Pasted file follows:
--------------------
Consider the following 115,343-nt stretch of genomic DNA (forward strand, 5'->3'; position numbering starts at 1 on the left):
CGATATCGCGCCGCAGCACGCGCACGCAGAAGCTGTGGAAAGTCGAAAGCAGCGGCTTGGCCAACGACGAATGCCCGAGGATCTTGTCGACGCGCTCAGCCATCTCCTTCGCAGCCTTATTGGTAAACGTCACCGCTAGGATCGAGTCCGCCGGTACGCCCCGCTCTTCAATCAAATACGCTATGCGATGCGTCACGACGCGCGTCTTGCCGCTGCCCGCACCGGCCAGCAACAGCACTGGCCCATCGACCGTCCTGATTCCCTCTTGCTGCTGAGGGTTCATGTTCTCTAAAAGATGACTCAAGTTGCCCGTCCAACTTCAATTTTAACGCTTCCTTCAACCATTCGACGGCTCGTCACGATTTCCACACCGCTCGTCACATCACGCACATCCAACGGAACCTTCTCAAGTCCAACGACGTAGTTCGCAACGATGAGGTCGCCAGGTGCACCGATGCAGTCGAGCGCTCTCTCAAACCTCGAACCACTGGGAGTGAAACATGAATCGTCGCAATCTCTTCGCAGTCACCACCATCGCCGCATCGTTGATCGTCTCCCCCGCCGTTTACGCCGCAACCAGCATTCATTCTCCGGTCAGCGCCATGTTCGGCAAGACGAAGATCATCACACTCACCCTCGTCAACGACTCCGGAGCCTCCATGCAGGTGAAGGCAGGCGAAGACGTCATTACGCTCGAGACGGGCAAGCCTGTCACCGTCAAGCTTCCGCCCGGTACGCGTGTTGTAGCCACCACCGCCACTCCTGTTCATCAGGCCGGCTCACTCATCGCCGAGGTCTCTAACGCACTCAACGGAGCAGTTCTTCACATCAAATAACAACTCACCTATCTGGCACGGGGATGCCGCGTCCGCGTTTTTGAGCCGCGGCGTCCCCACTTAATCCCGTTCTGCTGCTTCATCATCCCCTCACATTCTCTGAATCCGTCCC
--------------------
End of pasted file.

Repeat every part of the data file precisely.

Consider the following 115,343-nt stretch of genomic DNA (forward strand, 5'->3'; position numbering starts at 1 on the left):
CGATATCGCGCCGCAGCACGCGCACGCAGAAGCTGTGGAAAGTCGAAAGCAGCGGCTTGGCCAACGACGAATGCCCGAGGATCTTGTCGACGCGCTCAGCCATCTCCTTCGCAGCCTTATTGGTAAACGTCACCGCTAGGATCGAGTCCGCCGGTACGCCCCGCTCTTCAATCAAATACGCTATGCGATGCGTCACGACGCGCGTCTTGCCGCTGCCCGCACCGGCCAGCAACAGCACTGGCCCATCGACCGTCCTGATTCCCTCTTGCTGCTGAGGGTTCATGTTCTCTAAAAGATGACTCAAGTTGCCCGTCCAACTTCAATTTTAACGCTTCCTTCAACCATTCGACGGCTCGTCACGATTTCCACACCGCTCGTCACATCACGCACATCCAACGGAACCTTCTCAAGTCCAACGACGTAGTTCGCAACGATGAGGTCGCCAGGTGCACCGATGCAGTCGAGCGCTCTCTCAAACCTCGAACCACTGGGAGTGAAACATGAATCGTCGCAATCTCTTCGCAGTCACCACCATCGCCGCATCGTTGATCGTCTCCCCCGCCGTTTACGCCGCAACCAGCATTCATTCTCCGGTCAGCGCCATGTTCGGCAAGACGAAGATCATCACACTCACCCTCGTCAACGACTCCGGAGCCTCCATGCAGGTGAAGGCAGGCGAAGACGTCATTACGCTCGAGACGGGCAAGCCTGTCACCGTCAAGCTTCCGCCCGGTACGCGTGTTGTAGCCACCACCGCCACTCCTGTTCATCAGGCCGGCTCACTCATCGCCGAGGTCTCTAACGCACTCAACGGAGCAGTTCTTCACATCAAATAACAACTCACCTATCTGGCACGGGGATGCCGCGTCCGCGTTTTTGAGCCGCGGCGTCCCCACTTAATCCCGTTCTGCTGCTTCATCATCCCCTCACATTCTCTGAATCCGTCCC